4. Diatoms serve as the major link between the marine carbon (C) and silicon (Si) biogeochemical cycles through their contributions to primary productivity and requirement for Si during cell wall formation. Although several culture-based studies have investigated the molecular response of diatoms to Si and nitrogen (N) starvation and replenishment, diatom silicon metabolism has been understudied in natural populations. A series of deckboard Si-amendment incubations were conducted using surface water collected in the California Upwelling Zone near Monterey Bay. Steep concentration gradients in macronutrients in the surface ocean coupled with substantial N and Si utilization led to communities with distinctly different macronutrient states: replete (‘healthy’), low N (‘N-stressed’), and low N and Si (‘N- and Si-stressed’). Biogeochemical measurements of Si uptake combined with metatranscriptomic analysis of communities incubated with and without added Si were used to explore the underlying molecular response of diatom communities to different macronutrient availability. Metatranscriptomic analysis revealed that N-stressed communities exhibited dynamic shifts in N and C transcriptional patterns suggestive of compromised metabolism. Expression patterns in communities experiencing both N and Si stress imply that the presence of Si stress may partially ameliorate N stress and dampen the impact on organic matter metabolism. This response builds upon previous observations that the regulation of C and N metabolism is decoupled from Si limitation status, where Si stress allows the cell to optimize the metabolic machinery necessary to respond to episodic pulses of nutrients. Several well-characterized Si-metabolism associated genes were found to be poor molecular markers of Si physiological status; however, several uncharacterized Si-responsive genes were revealed to be potential indicators of Si stress or silica production.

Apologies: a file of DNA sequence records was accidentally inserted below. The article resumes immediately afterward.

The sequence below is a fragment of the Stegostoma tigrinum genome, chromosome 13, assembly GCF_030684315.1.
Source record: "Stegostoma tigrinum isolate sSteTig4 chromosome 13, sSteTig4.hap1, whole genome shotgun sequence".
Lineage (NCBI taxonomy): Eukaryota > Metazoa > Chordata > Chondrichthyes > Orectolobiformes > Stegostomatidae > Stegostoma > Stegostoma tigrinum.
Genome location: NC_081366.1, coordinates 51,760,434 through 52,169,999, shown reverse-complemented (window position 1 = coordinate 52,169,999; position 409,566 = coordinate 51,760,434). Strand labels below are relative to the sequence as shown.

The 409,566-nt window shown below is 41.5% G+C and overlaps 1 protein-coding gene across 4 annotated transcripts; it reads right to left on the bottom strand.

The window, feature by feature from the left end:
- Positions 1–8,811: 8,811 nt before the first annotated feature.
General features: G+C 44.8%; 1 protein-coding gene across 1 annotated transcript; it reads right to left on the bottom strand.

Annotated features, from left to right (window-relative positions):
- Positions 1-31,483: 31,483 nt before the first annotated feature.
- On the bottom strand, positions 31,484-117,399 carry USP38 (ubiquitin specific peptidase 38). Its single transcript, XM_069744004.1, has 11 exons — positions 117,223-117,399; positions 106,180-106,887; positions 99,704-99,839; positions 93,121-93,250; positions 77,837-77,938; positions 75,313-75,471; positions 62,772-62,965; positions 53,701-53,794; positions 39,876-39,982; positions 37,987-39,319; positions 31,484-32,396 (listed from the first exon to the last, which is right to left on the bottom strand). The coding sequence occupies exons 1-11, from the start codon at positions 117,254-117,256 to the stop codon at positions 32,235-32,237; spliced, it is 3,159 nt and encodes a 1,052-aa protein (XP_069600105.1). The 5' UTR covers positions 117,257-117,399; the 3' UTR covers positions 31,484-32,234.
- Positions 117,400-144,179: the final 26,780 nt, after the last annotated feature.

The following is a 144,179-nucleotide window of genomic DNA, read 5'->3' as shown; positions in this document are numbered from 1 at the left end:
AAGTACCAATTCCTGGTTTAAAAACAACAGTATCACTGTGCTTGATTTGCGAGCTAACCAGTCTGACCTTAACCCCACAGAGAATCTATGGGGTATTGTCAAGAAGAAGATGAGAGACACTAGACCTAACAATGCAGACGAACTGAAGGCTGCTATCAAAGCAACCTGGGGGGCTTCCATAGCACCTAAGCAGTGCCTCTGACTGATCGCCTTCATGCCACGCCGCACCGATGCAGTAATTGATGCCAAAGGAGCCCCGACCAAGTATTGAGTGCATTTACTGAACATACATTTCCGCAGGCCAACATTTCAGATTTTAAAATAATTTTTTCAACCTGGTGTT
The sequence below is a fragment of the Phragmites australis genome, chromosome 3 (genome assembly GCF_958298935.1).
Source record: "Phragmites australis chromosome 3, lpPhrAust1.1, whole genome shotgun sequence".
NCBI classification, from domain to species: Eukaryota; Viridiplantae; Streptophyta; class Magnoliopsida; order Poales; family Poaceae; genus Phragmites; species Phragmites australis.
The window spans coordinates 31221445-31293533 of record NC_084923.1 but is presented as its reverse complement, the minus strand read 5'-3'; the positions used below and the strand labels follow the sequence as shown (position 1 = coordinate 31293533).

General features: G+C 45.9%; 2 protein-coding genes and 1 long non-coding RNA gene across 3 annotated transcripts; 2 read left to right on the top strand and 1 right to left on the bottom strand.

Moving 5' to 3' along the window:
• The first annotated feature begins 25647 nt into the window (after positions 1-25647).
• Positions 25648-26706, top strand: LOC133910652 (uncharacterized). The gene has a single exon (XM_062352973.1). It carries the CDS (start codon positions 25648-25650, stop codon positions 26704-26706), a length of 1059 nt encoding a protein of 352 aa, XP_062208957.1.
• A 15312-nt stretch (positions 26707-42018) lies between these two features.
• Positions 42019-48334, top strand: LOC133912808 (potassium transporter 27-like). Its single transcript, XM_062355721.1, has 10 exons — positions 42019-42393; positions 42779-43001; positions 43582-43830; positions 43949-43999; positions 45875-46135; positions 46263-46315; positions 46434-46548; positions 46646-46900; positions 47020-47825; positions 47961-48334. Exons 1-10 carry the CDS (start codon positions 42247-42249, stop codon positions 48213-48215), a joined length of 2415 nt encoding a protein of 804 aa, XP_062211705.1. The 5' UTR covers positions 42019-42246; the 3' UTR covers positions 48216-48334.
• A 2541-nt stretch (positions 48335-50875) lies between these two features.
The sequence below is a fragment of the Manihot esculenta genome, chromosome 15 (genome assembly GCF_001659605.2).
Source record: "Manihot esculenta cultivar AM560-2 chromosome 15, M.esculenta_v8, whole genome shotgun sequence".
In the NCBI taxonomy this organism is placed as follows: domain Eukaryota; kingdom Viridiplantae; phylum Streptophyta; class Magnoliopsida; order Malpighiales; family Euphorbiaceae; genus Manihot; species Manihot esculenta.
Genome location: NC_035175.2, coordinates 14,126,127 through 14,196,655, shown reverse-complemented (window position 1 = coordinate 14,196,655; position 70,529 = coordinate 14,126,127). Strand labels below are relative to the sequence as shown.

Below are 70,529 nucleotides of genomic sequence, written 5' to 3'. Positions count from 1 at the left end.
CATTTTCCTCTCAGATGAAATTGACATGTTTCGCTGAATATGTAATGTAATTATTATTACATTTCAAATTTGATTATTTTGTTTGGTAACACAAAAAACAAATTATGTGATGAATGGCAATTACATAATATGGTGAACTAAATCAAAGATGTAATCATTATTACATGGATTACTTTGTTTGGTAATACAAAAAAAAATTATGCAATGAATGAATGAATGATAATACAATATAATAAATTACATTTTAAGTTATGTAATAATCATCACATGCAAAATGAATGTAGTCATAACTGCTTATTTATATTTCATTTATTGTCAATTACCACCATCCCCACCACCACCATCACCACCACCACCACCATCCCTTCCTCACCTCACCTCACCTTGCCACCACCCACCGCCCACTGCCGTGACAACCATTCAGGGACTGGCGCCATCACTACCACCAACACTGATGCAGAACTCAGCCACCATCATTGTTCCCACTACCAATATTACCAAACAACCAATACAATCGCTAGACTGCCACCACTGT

more » « less
  5. Abstract